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Kill Bill Movie Review

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In film, there are many ways one can tell a story through different forms of narratives. In Quentin Tarantino’s movie “Kill Bill Vol 1 & 2”, he uses what is called a non-chronological narration. Non-chronological narrative or non-linear narratives is a technique used in story telling where the events are potrayed in a non-chronological order. It is known by non-chronological narrative, every storytelling that is not told in a sequential order as beginning, middle, and end, but instead a medium which sets the events although out of a chronological timeline.

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Usually it is designed in such a way where it will seem like that of human memory although that is not always the case. This technique is a favourite of directors such as Quentin Tarantino and Chris Nolan as seen in films such as Pulp Fiction and Inception. Originally designed to be a single movie, the saga of The Bride in Kill Bill was later divided in two volumes as required by its developers during the screen time’s length.

Inspired by the book The Bride Wore Black from 1940, by the American author Cornell Woolrich,, a film clearly paying homage to the old samurai, kung fu, and western movies.

The movie presented an outstanding soundtrack and photography, going further to Japanese animation to complete black and white frames. Portrayed by Uma Thurman, The Bride’s saga was not only about sword fighting and limbs being ripped off from warriors and assassins, but this impression would just be noted in 2004 when the second volume was released. It was not about a sequence, but part of the same story the previous volume showed. For those who observed the entire structure, Kill Bill had a non-chronological narrative characteristic as previous Tarantino’s works had, mainly Pulp Fiction from 1994.

The time factor in a narrative, as Lothe (2000, p. 53) points out, is ‘a factor that constitutes both the story and the discourse’. This allegation finds support in another quote from ten years earlier (STERNBERG apud BAL, 1990, p. 94), in a point where the author refers to previous studies. The main aspect for this work to exist may be established by Jakob’s concept: ‘Part of what makes the concept of time so complex is that it is linked both to the physical world and to our perception of the world (and thereby of ourselves). Furthermore, our perception of time varies’ (LOTHE, 2000, p. 49).

The confusedness in narrative, even disliked among many, is one of the most valued triumphs conquered by this masterpiece. The relevance of time was taken into consideration, giving space for what Lothe (2000, p. 62) refers as ‘Eisenstein–Bazin debate’. At one hand, Bazin defends spatial dominance when it comes to film theory. Summarizing his words, he believes ‘nature’ must be presented according to its very essence, truly and whole above any other perspective. On the other hand, ‘For Eisenstein it is on the contrary time that is more important, since film images can only be combined sequentially in the projection process’ (Idem).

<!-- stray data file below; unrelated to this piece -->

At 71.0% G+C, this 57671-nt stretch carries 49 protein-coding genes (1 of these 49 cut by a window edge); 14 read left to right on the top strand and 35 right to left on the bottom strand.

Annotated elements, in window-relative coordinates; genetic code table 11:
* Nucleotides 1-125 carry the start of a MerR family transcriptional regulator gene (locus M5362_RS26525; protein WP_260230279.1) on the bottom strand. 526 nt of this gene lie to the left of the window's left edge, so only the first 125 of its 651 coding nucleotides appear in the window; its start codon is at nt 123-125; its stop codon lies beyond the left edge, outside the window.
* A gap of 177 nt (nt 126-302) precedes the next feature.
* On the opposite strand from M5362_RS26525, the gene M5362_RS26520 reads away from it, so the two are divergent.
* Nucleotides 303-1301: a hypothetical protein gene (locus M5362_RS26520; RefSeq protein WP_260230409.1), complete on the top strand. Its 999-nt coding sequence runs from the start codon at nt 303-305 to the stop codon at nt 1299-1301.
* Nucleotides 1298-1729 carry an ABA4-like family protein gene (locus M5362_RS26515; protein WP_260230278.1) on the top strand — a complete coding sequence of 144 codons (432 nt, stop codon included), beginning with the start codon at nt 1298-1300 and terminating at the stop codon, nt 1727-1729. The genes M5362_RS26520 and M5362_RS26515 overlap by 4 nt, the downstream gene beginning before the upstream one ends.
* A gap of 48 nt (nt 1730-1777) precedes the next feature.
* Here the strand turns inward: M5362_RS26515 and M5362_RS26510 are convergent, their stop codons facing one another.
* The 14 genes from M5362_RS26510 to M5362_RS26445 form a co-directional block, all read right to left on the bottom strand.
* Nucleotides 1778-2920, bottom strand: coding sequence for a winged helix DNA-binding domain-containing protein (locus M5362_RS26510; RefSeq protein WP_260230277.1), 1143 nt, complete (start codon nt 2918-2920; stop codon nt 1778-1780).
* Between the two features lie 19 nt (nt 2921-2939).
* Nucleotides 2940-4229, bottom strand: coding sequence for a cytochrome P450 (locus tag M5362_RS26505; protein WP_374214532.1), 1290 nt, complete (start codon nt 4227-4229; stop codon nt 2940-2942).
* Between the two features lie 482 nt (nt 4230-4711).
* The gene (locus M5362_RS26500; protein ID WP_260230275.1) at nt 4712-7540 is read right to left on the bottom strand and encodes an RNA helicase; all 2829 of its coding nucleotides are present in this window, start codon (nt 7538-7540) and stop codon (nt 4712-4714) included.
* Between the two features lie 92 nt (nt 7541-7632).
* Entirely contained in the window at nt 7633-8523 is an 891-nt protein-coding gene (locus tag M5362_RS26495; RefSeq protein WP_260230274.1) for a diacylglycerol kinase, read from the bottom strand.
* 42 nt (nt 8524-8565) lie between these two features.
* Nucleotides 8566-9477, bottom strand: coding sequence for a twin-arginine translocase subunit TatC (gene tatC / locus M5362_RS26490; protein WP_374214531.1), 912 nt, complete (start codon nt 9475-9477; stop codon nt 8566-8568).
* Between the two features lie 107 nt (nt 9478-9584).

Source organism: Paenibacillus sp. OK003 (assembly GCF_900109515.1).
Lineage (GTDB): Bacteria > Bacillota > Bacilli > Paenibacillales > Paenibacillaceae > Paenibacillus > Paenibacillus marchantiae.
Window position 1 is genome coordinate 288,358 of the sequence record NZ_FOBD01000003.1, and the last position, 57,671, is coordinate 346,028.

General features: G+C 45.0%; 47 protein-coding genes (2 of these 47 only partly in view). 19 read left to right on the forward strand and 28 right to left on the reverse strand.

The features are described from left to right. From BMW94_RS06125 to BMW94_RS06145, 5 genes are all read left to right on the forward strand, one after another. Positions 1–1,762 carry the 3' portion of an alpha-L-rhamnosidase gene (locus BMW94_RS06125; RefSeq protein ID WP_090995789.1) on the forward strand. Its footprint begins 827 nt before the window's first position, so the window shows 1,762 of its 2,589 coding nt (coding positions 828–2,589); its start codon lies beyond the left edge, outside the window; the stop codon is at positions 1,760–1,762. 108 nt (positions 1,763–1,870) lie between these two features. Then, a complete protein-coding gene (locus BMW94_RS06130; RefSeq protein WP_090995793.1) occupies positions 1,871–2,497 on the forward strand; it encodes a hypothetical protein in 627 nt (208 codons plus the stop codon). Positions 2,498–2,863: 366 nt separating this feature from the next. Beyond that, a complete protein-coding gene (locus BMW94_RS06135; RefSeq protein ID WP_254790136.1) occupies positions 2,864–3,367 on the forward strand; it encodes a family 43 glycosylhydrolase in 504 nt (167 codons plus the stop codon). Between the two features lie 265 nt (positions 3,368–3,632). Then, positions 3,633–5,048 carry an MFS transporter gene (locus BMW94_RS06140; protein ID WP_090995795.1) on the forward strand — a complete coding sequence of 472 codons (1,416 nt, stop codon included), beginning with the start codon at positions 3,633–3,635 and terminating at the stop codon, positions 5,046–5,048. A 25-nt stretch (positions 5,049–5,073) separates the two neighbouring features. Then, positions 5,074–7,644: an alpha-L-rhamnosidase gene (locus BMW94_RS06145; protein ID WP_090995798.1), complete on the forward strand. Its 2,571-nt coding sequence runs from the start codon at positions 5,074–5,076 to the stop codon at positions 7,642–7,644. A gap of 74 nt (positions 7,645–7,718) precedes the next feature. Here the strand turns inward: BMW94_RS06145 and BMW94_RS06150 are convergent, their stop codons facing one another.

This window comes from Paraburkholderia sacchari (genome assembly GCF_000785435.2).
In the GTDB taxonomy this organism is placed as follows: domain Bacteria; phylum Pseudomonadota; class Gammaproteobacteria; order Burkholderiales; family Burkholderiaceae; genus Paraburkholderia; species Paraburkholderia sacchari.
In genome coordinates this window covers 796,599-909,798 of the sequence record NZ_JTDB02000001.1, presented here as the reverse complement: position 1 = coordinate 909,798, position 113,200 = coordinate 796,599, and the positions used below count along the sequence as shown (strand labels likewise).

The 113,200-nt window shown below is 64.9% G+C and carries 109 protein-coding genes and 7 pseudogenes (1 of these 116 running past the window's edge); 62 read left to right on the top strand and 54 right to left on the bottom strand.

Time may not be, perhaps, the highest in a chart of importance regarding cinematographic stories, but what should one do in cases like Kill Bill? Having found the significance of time and the non-chronological bearing based in the sources at hand, a deeper assess over the movement in Kill Bill’s narration initiated. Taking Jakob’s studies as reference, who based his discussion on Genette’s previous punctuations, the analyzed film was explored in its analepsis and prolepsis evocations. According to Lothe (2000, p. 4), ‘Analepsis is an evocation of a story-event at a point in the text where later events have already been related, i. e. narration jumps back to an earlier point in the story’. The chapter still shows three divisions made by Genette inside this first evocation. The idea of this work was to find scenes which better represented the kinds of analepsis in the two volumes of the story. The primary definition to the external analepsis is where ‘the time of the story in the analepsis lies outside and prior to the time of the main narrative.

Following this description, the scene in Volume 2 where the viewer finally discovers The Bride’s real name was selected here. During ‘Chapter Nine: Elle and I’, the character Elle Driver is phoning Bill, notifying her master the location where The Bride, now known by her real name, Beatrix Kiddo, is buried. It is the first time the Black Mamba’s name is spoken in the story, and a retrospective sequence is shown: a teacher doing the role call in a classroom, Beatrix is the third ‘kid’. She is pictured as an adult dressed like a child to answer her.